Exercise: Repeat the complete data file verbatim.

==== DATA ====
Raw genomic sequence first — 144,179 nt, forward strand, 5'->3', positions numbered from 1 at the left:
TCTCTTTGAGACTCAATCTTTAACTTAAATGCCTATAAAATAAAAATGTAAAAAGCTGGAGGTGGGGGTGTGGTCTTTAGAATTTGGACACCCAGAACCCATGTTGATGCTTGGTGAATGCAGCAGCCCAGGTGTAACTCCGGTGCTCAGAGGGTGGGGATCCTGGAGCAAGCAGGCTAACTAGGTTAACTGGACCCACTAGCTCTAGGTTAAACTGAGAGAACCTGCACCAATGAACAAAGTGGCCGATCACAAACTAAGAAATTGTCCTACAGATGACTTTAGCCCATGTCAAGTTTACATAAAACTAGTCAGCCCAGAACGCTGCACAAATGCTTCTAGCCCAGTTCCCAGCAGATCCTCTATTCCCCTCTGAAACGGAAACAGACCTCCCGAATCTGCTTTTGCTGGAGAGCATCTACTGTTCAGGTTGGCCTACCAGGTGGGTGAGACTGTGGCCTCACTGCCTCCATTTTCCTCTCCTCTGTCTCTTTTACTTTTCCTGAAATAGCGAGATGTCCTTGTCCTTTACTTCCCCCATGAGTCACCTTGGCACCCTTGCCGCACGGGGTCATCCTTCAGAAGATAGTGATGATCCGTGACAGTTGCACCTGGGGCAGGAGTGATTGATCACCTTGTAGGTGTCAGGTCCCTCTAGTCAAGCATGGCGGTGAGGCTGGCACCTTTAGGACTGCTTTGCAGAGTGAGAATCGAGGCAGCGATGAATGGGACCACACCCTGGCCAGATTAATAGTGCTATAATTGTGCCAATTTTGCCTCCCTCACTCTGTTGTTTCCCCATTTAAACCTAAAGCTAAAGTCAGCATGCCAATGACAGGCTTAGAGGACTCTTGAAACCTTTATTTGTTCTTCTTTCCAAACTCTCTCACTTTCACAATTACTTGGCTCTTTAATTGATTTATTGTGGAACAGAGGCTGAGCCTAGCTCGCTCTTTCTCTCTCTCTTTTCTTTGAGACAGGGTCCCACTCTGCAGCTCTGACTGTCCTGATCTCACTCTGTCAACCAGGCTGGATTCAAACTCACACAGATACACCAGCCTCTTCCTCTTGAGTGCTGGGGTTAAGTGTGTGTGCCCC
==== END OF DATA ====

Raw genomic sequence first — 144,179 nt, forward strand, 5'->3', positions numbered from 1 at the left:
TCTCTTTGAGACTCAATCTTTAACTTAAATGCCTATAAAATAAAAATGTAAAAAGCTGGAGGTGGGGGTGTGGTCTTTAGAATTTGGACACCCAGAACCCATGTTGATGCTTGGTGAATGCAGCAGCCCAGGTGTAACTCCGGTGCTCAGAGGGTGGGGATCCTGGAGCAAGCAGGCTAACTAGGTTAACTGGACCCACTAGCTCTAGGTTAAACTGAGAGAACCTGCACCAATGAACAAAGTGGCCGATCACAAACTAAGAAATTGTCCTACAGATGACTTTAGCCCATGTCAAGTTTACATAAAACTAGTCAGCCCAGAACGCTGCACAAATGCTTCTAGCCCAGTTCCCAGCAGATCCTCTATTCCCCTCTGAAACGGAAACAGACCTCCCGAATCTGCTTTTGCTGGAGAGCATCTACTGTTCAGGTTGGCCTACCAGGTGGGTGAGACTGTGGCCTCACTGCCTCCATTTTCCTCTCCTCTGTCTCTTTTACTTTTCCTGAAATAGCGAGATGTCCTTGTCCTTTACTTCCCCCATGAGTCACCTTGGCACCCTTGCCGCACGGGGTCATCCTTCAGAAGATAGTGATGATCCGTGACAGTTGCACCTGGGGCAGGAGTGATTGATCACCTTGTAGGTGTCAGGTCCCTCTAGTCAAGCATGGCGGTGAGGCTGGCACCTTTAGGACTGCTTTGCAGAGTGAGAATCGAGGCAGCGATGAATGGGACCACACCCTGGCCAGATTAATAGTGCTATAATTGTGCCAATTTTGCCTCCCTCACTCTGTTGTTTCCCCATTTAAACCTAAAGCTAAAGTCAGCATGCCAATGACAGGCTTAGAGGACTCTTGAAACCTTTATTTGTTCTTCTTTCCAAACTCTCTCACTTTCACAATTACTTGGCTCTTTAATTGATTTATTGTGGAACAGAGGCTGAGCCTAGCTCGCTCTTTCTCTCTCTCTTTTCTTTGAGACAGGGTCCCACTCTGCAGCTCTGACTGTCCTGATCTCACTCTGTCAACCAGGCTGGATTCAAACTCACACAGATACACCAGCCTCTTCCTCTTGAGTGCTGGGGTTAAGTGTGTGTGCCCC